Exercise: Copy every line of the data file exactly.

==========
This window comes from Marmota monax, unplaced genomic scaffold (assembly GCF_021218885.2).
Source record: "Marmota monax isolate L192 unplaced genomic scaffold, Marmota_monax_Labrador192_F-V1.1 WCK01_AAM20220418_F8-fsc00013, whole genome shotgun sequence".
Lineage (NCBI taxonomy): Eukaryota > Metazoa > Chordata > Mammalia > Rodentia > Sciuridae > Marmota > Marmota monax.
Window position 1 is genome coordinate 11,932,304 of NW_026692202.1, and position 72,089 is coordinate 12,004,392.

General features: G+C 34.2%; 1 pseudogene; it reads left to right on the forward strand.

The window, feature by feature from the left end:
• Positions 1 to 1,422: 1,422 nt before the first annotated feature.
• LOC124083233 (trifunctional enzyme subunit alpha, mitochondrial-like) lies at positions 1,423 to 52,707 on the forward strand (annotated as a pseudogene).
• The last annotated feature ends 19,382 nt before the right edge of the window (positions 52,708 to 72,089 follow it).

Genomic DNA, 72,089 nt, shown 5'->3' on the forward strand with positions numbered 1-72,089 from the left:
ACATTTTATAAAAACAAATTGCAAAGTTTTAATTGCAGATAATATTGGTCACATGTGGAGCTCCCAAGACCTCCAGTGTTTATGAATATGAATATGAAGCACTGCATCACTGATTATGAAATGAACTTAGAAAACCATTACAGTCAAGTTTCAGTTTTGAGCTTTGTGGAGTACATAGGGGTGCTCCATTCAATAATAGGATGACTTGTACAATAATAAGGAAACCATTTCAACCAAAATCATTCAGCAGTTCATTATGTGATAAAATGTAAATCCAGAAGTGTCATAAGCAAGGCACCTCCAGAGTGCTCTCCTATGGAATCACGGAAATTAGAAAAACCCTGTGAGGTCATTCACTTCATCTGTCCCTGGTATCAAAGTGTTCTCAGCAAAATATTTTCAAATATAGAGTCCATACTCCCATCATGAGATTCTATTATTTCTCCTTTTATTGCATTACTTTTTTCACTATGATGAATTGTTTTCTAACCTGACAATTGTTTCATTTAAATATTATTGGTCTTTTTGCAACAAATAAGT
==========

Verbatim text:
This window comes from Marmota monax, unplaced genomic scaffold (assembly GCF_021218885.2).
Source record: "Marmota monax isolate L192 unplaced genomic scaffold, Marmota_monax_Labrador192_F-V1.1 WCK01_AAM20220418_F8-fsc00013, whole genome shotgun sequence".
Lineage (NCBI taxonomy): Eukaryota > Metazoa > Chordata > Mammalia > Rodentia > Sciuridae > Marmota > Marmota monax.
Window position 1 is genome coordinate 11,932,304 of NW_026692202.1, and position 72,089 is coordinate 12,004,392.

General features: G+C 34.2%; 1 pseudogene; it reads left to right on the forward strand.

The window, feature by feature from the left end:
• Positions 1 to 1,422: 1,422 nt before the first annotated feature.
• LOC124083233 (trifunctional enzyme subunit alpha, mitochondrial-like) lies at positions 1,423 to 52,707 on the forward strand (annotated as a pseudogene).
• The last annotated feature ends 19,382 nt before the right edge of the window (positions 52,708 to 72,089 follow it).

Genomic DNA, 72,089 nt, shown 5'->3' on the forward strand with positions numbered 1-72,089 from the left:
ACATTTTATAAAAACAAATTGCAAAGTTTTAATTGCAGATAATATTGGTCACATGTGGAGCTCCCAAGACCTCCAGTGTTTATGAATATGAATATGAAGCACTGCATCACTGATTATGAAATGAACTTAGAAAACCATTACAGTCAAGTTTCAGTTTTGAGCTTTGTGGAGTACATAGGGGTGCTCCATTCAATAATAGGATGACTTGTACAATAATAAGGAAACCATTTCAACCAAAATCATTCAGCAGTTCATTATGTGATAAAATGTAAATCCAGAAGTGTCATAAGCAAGGCACCTCCAGAGTGCTCTCCTATGGAATCACGGAAATTAGAAAAACCCTGTGAGGTCATTCACTTCATCTGTCCCTGGTATCAAAGTGTTCTCAGCAAAATATTTTCAAATATAGAGTCCATACTCCCATCATGAGATTCTATTATTTCTCCTTTTATTGCATTACTTTTTTCACTATGATGAATTGTTTTCTAACCTGACAATTGTTTCATTTAAATATTATTGGTCTTTTTGCAACAAATAAGT